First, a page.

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City College students stage sit-in at city schools headquarters

Students staging a die-in at schools headquarters on North Avenue.
Students staging a die-in at schools headquarters on North Avenue. (@BmoreBLOC)

Dozens of students from Baltimore City College high school walked out of the school building today and marched to Baltimore City Public Schools headquarters on North Avenue, where they demanded to speak to schools CEO Gregory Thornton about funding cuts and other issues related to education in Baltimore City.

The protesters, aligned with the group Baltimore Bloc, also linked their actions to recent protests of police killings in Ferguson, Missouri and New York, chanting, "Hands Up, Don't Shoot."

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A source at the school said the students left during a break between classes and did not cause a disruption. The source added that administrators had gotten word from Dr. Thornton's office not to stop the protesters.

At 3:30 p.m., Thornton's office released the following statement about the protest:

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"This morning, a group of approximately 60 people entered the Baltimore City Public Schools district office at 200 E. North Avenue, staging a protest for approximately 90 minutes. The group, which had not previously communicated with the district office, requested a meeting with CEO Gregory Thornton, who was in Annapolis attending a meeting of the Public School Superintendents Association of Maryland.

"Reached by phone, Dr. Thornton provided a statement that was read to the protesters, after which the group left the district office building.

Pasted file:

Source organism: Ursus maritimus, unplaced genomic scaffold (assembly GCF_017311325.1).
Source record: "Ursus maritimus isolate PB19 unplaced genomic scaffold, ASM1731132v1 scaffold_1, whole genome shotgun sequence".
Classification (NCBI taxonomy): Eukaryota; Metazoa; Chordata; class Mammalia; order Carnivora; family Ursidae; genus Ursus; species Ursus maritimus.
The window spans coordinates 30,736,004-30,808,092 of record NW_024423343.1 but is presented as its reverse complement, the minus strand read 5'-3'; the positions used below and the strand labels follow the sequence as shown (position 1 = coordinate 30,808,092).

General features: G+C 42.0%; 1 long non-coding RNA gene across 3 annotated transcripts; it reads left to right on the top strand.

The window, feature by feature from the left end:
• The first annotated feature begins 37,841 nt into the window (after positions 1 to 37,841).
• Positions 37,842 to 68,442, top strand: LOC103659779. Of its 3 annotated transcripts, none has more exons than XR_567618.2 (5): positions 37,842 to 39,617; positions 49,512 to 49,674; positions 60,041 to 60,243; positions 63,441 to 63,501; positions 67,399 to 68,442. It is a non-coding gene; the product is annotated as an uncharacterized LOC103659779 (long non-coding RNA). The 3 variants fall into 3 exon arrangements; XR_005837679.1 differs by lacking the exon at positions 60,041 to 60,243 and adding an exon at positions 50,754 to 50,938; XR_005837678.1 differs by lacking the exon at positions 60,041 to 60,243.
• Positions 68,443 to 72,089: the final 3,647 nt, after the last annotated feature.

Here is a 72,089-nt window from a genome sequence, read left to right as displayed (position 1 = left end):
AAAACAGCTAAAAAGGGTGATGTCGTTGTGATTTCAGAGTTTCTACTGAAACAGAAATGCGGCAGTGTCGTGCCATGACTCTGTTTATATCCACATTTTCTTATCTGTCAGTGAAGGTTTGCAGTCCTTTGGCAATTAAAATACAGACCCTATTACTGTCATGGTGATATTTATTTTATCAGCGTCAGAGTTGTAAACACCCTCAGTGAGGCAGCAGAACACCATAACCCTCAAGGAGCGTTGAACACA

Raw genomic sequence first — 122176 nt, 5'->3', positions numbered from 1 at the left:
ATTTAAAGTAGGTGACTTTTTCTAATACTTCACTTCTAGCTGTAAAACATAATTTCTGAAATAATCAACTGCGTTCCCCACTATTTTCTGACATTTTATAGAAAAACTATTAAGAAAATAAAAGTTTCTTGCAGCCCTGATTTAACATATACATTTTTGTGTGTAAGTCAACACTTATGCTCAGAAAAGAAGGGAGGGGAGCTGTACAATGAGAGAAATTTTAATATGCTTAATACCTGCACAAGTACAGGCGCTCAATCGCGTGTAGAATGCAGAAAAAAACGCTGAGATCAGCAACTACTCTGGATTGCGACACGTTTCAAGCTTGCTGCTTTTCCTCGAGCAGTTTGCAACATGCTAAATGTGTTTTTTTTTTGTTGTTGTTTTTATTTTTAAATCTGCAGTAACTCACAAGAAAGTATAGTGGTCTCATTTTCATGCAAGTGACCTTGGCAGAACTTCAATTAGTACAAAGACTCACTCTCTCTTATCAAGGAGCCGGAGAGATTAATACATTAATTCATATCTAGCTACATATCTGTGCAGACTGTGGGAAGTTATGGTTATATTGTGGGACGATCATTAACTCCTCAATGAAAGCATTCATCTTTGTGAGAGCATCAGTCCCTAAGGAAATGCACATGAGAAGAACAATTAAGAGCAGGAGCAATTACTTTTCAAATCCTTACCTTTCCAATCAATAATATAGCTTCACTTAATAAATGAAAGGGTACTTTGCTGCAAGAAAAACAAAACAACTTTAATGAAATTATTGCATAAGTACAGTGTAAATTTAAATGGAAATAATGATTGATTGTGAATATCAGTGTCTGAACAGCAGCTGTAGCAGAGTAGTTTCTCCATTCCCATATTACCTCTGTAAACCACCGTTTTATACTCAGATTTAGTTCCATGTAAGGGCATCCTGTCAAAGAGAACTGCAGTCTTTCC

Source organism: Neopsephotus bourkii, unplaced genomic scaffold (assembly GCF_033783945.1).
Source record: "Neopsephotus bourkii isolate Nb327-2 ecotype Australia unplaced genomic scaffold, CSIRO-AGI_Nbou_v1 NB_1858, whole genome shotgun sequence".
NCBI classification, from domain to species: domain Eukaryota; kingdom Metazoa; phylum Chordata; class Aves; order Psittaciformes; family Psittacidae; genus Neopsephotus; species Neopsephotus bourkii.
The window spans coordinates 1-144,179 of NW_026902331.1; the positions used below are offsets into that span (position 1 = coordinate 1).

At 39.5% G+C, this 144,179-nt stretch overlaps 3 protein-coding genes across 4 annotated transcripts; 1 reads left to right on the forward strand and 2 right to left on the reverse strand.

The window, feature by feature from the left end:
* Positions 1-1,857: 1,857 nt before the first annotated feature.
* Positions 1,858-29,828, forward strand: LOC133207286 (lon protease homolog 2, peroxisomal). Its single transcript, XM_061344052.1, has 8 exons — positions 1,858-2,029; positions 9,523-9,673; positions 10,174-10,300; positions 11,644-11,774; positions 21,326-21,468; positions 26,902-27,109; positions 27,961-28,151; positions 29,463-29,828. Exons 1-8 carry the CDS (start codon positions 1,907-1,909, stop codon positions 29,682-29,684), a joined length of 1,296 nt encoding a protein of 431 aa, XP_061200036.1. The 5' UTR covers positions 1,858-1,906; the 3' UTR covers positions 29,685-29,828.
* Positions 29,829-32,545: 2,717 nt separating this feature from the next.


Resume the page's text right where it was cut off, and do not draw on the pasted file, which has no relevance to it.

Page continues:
"In his statement, Dr. Thornton said:

"I want to encourage student voice and participation in decision-making at all levels, but I have a responsibility to let our students who participated in the protest know there are better ways to work and partner with us to help create the types of schools they deserve.

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"Active parental and community involvement is one of the core values of the Board of School Commissioners and the district's administration. We encourage constructive dialogue among students, parents, faculty, and district leadership. My ask of the students is not only that they work with my staff to schedule a forum to discuss their concerns, but also that they partner with us on a citywide listening tour, so that we may hear from a representative body of students across the city about their concerns – and begin laying the groundwork to identify and implement solutions."

There were reports that, after leaving schools headquarters, the students marched to I-83, and that one protestor was arrested and later released.

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